One of the biggest mistakes teachers make when approaching race and racism issues in the classroom is pretending like they don’t exist. Although I assume positive intentions behind statements like, “I don’t see color”, or ”I am colorblind,” those statements and corresponding actions are actually counterproductive to the process. Race talk can be uncomfortable, but it is necessary in order to address the issues we have plaguing our nation today. Teachers need to be trained and supported with cultural competency PD so they feel confident in addressing issues in the classroom. I can recall a school I worked in and a teacher brought a concern to me regarding race. The teacher, who was a white female, spoke to me in confidence about an interaction between several students in her class. As an African American man, my upbringing and experiences differed some from my teacher colleague which actually worked in our favor. The teacher told me that an Asian American student told her that she wanted to be white like the majority of her classmates. She also said a few students in the class asked her why her eyes were slanted. What is most alarming to me is the thought that the young Asian American girl wanted to be white. She clearly was feeling indirect pressures from her experiences in school to change, which is a problem. The statement about her slanted eyes came from a stance of natural curiosity in my opinion, which is common among students. My teacher colleague and I both felt we needed to do something to address this, so we decided to do a diversity talk with the kids. I came to her classroom and we cracked a white egg and brown egg into two clear glass bowls. We showed the students the identical makeup of the two yolks and related it to our human genes. The reality is the exteriors may differ, but we are the same inside. We also encouraged students to ask questions, embrace differences, and celebrate diversity.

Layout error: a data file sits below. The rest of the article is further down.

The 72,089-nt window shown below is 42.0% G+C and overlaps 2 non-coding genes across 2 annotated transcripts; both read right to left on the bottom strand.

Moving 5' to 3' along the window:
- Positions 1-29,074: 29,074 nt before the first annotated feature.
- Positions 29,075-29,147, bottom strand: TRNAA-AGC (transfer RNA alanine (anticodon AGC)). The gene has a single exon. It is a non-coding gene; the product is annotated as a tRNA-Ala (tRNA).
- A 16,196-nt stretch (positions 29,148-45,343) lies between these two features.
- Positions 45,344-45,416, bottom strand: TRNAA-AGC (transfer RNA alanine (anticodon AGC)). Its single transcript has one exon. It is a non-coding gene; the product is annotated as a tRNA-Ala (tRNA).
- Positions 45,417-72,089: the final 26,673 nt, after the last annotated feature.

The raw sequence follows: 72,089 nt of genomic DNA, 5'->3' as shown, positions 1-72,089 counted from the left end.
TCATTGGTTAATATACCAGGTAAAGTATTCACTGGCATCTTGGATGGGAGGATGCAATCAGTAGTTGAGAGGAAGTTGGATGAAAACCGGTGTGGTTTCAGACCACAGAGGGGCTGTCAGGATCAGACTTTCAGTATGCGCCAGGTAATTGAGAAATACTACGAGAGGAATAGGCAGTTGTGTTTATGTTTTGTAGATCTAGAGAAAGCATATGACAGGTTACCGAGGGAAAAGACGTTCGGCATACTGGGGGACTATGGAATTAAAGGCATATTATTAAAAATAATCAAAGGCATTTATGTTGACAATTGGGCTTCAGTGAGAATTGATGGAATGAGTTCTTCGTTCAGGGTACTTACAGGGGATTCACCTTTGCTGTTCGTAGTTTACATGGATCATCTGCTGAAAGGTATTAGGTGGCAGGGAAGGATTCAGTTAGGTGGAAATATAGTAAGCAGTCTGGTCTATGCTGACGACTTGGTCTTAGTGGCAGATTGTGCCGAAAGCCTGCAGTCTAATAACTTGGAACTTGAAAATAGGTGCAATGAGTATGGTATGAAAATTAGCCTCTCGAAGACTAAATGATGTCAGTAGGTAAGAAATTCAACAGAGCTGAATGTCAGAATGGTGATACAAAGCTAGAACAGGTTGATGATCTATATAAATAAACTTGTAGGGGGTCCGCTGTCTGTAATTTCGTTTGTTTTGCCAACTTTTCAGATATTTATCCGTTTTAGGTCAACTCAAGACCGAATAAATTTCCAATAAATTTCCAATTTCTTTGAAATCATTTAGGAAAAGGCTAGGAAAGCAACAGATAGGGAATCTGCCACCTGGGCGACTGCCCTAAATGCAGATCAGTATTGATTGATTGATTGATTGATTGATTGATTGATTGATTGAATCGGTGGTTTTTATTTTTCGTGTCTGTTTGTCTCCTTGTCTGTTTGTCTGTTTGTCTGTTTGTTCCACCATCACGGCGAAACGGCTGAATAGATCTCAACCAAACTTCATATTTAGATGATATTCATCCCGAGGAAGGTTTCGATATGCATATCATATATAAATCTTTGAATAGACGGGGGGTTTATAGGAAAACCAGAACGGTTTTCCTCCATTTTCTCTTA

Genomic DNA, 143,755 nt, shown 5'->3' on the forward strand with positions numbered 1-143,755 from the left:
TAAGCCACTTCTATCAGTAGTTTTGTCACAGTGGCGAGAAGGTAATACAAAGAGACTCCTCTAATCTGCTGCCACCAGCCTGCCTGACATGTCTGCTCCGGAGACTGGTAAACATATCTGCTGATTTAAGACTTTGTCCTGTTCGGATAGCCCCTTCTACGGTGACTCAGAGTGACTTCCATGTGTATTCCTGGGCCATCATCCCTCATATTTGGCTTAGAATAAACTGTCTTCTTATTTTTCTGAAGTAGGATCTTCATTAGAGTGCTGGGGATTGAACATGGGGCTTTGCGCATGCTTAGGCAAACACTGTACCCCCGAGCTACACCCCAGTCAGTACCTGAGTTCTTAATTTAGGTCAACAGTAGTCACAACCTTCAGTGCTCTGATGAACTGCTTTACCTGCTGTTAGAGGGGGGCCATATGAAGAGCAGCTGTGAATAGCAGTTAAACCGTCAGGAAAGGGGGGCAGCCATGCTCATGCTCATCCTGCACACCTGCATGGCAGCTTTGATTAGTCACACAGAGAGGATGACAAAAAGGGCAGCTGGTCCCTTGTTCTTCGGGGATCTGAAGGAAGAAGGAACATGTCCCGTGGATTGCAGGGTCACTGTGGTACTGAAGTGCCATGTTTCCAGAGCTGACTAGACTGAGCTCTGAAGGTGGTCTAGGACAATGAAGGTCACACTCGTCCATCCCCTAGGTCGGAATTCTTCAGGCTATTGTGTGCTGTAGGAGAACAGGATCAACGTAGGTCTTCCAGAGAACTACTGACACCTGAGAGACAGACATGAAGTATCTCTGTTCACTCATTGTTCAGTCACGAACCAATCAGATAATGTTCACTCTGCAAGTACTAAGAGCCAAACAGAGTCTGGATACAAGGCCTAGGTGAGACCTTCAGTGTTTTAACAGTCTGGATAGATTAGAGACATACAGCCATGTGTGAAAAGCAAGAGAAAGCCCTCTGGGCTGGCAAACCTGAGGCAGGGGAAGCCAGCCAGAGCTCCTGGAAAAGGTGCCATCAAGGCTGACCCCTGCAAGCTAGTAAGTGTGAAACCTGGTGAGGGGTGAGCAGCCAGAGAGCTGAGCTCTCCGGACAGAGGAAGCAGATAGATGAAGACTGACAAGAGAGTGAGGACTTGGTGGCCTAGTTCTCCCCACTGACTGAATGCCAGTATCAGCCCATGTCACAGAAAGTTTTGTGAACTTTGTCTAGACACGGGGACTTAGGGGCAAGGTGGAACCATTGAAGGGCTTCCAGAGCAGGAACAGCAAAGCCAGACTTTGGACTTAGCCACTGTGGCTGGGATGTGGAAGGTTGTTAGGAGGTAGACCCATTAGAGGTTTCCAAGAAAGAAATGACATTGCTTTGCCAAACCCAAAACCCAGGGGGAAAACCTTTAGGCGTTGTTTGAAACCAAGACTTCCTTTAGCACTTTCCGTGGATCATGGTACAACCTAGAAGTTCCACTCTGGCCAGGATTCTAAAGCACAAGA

Racism is a learned characteristic.